“Well, it looks like things are going to shit at the university,” a student said to a friend as he filed out of yesterday’s UC Commission on the Future Campus Forum. It was a sentiment shared by many present at the event, the first of a series of meetings scheduled for each of the 10 UC campuses.

The event was held at Campbell Hall from 2 to 4:30 p.m. yesterday, and featured brief presentations from the co-chairs of each of the commission’s five working groups on what they will report to the UC Regents at the conclusion of the forum series. In the open comment session that followed, speeches from audience members painted a stark picture of the distrust that faculty, students and staff have for their UC executives.

A woman who identified herself as a teaching assistant from the Chemistry Dept. spoke up at the forum, lamenting her dissatisfaction with the UC and her doubts about the commission.

“It sounds like this hearing is supposed to be a show, and not a meaningful conversation with the UC,” she said. “If you had asked me a year ago what I had thought about the UC, I would have been praising it… Now, you don’t want to know what I have to say.”

Chancellor Henry T. Yang opened the event, explaining that little empirical data was available from the working groups for yesterday’s forum, as the UC Office of the President had notified UCSB that it would be hosting yesterday’s event just a week prior.

Each of the gathered commissioners made a brief two to three minute statement on the planned focus of their working groups, followed by brief statements from five previously selected UCSB speakers representing Associated Students, the Graduate Student Association, Staff Assembly, the Alumni Association and the faculty.

According to the UC Commission on the Future Web site, UC President Mark G. Yudof and UC Board of Regents Chairman created the commission in July to “develop a vision for the future of the state’s public research university.” The commission will present their recommendations to the Board of Regents in March of 2010.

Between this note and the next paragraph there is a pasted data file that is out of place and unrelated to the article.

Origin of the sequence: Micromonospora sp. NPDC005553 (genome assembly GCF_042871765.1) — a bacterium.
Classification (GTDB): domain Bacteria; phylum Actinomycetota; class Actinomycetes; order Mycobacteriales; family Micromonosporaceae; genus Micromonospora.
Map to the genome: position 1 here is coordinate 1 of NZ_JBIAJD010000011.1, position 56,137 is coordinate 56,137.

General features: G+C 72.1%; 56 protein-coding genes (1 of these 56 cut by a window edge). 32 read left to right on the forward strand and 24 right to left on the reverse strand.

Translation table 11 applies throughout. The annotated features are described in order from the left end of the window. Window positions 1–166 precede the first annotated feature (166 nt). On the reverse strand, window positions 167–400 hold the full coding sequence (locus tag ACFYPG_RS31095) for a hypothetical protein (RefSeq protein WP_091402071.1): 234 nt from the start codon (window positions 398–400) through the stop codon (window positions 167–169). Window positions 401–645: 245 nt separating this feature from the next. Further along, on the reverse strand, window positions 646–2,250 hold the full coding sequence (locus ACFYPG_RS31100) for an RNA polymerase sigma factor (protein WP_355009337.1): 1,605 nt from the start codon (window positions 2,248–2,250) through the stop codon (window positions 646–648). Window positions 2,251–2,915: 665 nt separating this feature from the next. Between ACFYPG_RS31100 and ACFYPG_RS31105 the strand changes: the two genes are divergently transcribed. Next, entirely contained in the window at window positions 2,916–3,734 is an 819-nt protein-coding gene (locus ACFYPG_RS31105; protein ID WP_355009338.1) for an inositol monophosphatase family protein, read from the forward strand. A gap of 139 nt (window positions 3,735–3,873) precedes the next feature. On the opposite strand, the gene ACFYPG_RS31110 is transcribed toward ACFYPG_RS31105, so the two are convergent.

However, amongst other concerns, participants at yesterday’s forum emphasized fears that the Commission — which professes on its mission statement a goal to employ new operational strategies at the UC — may be steering the university away from the Master Plan it has followed, in its many versions, for decades.

UCSB economics professor Henning Bohn said this apprehension that the Commission has nefarious goals is a common sentiment.

“Probably the most important point for you to understand from the outset is that faculty view this forum with suspicion,” Bohn said. “There are widespread sources of concern about the commission because of suspicion that UC leaders are trying to privatize [the university].”

Claudio Fogu, an associate professor of Italian studies at UCSB who identified himself as a member of the “Saving UCSB” coalition, brought students from his class with him to the event, where he warned commissioners of a university in turmoil.

“What we have here is a crisis that is much larger than a fiscal crisis,” he said. “It’s a crisis of confidence… there is a lot of anger too.”